Extensions can include time information, location information and Vint Cerf introduced the term ‘Computational Text’ summer of 2020 to cover text in a document which can be integrated with by the author’s choice, rather than by brute force in reader software. This is the type of work Bret Victor (Victor, 2010) is known for and Bruce Horn has developed decades ago. It takes on new relevance with Visual-Meta and Reader since the aspect of Visual-Meta being ‘reverse CSS’, in the words of Jakob Voß. Text or images in the body of the document can be referred to in the Visual-Meta and instructions for interactions presented. This is an early overview of computational text types, which will be elaborated on by the Future Text Initiative advisors over time at computationaltext.info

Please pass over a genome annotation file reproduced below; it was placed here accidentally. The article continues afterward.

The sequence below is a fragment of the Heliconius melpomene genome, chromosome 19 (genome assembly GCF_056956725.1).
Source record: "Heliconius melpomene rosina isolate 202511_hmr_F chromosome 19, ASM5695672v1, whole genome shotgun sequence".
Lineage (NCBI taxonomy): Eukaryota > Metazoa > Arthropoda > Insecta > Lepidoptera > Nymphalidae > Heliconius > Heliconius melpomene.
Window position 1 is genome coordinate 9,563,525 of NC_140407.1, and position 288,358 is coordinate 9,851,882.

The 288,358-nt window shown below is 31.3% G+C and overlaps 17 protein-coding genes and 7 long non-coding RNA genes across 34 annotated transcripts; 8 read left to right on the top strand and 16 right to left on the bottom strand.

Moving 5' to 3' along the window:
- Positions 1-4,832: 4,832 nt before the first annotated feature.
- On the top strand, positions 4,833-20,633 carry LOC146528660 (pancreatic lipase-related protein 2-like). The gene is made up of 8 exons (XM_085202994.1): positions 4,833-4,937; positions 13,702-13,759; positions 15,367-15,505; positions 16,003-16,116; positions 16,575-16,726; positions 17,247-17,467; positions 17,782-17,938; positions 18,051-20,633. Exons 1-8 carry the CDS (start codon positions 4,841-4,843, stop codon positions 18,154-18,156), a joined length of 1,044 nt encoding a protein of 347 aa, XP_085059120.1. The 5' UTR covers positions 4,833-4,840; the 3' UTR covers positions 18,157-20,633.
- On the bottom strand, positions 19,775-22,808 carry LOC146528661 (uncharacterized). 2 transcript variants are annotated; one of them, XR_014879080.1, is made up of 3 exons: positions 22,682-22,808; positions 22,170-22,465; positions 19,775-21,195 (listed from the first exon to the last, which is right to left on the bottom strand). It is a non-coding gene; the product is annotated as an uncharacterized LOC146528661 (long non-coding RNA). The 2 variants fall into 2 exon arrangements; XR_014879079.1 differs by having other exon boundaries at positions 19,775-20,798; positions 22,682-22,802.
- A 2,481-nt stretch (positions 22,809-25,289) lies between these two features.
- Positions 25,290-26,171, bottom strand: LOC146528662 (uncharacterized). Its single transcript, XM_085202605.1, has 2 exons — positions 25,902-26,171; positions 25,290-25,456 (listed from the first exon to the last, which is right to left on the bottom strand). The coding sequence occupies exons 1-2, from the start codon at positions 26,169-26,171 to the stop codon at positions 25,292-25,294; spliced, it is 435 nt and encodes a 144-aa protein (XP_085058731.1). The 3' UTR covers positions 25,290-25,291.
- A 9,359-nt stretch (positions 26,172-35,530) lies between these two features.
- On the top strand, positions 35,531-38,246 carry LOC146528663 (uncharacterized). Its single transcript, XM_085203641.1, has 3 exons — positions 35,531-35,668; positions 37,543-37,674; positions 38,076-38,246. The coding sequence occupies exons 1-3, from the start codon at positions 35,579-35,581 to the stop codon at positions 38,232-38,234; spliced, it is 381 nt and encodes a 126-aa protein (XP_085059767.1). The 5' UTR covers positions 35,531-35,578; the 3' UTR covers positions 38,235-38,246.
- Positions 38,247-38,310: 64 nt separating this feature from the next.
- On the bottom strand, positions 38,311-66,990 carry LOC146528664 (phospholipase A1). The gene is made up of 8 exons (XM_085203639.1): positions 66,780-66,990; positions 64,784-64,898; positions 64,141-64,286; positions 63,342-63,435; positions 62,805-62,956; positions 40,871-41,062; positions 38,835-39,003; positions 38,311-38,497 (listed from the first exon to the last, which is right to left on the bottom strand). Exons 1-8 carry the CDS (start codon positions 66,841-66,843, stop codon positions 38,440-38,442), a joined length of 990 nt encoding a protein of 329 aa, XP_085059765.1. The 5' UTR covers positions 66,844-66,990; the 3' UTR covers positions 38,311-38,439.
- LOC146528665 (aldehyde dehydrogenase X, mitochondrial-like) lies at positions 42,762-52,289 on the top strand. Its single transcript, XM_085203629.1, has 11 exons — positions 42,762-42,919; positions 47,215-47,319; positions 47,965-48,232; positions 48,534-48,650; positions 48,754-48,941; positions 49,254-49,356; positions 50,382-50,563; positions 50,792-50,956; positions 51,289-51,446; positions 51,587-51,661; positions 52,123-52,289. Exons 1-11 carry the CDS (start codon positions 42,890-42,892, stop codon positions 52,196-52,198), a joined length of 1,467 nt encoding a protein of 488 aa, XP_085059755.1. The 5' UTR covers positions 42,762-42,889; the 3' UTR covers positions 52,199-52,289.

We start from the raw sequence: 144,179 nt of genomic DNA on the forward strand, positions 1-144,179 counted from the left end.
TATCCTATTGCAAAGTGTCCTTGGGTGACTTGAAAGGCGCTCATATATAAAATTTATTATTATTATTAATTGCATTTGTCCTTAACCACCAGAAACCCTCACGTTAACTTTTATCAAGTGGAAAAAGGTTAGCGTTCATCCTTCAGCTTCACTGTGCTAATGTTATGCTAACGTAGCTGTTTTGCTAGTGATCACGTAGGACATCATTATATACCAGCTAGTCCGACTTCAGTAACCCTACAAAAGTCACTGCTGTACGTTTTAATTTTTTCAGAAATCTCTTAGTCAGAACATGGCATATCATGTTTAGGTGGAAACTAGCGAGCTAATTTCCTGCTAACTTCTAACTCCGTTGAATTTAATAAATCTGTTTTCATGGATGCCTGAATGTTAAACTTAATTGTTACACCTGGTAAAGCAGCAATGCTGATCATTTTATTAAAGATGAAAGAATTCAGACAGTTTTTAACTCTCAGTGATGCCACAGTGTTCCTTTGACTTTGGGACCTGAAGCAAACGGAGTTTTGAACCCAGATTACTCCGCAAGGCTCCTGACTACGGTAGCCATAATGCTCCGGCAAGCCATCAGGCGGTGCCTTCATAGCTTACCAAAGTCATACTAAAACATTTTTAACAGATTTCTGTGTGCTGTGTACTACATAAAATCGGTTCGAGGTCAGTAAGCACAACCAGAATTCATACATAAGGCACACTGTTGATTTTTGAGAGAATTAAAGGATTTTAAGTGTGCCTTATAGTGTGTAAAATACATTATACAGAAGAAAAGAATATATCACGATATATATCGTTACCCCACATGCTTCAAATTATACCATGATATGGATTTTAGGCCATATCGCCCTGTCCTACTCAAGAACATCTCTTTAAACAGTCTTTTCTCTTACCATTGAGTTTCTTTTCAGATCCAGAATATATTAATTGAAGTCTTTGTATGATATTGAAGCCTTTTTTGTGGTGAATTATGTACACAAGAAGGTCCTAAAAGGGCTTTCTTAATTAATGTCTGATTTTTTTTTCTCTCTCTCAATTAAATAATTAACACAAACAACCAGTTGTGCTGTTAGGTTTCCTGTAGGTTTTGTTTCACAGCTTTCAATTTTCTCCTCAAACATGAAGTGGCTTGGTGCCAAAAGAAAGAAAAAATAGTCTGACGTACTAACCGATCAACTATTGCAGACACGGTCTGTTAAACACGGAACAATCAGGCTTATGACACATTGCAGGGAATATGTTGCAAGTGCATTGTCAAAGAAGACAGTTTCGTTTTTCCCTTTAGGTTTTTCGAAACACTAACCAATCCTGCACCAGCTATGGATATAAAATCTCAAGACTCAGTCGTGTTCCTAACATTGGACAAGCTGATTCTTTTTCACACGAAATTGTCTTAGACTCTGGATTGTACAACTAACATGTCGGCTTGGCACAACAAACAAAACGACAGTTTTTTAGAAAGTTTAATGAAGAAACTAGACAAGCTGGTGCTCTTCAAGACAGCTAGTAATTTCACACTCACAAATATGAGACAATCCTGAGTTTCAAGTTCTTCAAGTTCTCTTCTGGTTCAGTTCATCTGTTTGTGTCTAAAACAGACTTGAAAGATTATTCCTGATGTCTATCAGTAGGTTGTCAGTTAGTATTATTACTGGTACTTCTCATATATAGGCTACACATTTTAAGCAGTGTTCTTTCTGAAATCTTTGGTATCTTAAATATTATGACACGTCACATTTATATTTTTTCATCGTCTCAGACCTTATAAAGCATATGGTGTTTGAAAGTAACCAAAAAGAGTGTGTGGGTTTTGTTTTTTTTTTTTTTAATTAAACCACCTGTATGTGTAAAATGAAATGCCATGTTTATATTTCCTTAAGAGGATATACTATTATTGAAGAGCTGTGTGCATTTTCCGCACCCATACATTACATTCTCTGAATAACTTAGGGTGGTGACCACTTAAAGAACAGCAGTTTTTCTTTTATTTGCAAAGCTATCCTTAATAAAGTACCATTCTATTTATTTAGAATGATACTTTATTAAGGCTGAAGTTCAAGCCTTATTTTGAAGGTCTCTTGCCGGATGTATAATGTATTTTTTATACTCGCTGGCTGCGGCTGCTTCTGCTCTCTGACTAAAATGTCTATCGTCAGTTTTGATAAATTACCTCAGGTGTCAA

• Relative time dimensions such as ‘yesterday’, ‘tomorrow’, ‘Friday’ and so on could be stored with reference to the date and time it was typed, if the author chooses, for future reading to either automatically update the text or to allow a reader to manually or by preference specify that any dates should be from the reader’s point in time.
• Any mathematical equations, although tools external to the text can make this work.
• Names of people, places etc. can be encoded with multiple spellings or writing styles (with or without middle initial fx) and external identity servers, such as ORCID.
• Alternative versions for authoring, so that an author can toggle which paragraph or word should be used (like Final Cut Auditions).
• Images to replace text in specific views, such as company logos in a graph view or in a scrolling/search view.
• Glossary definitions which can be dynamically expanded and contracted in the text when reading, at the reader’s presence.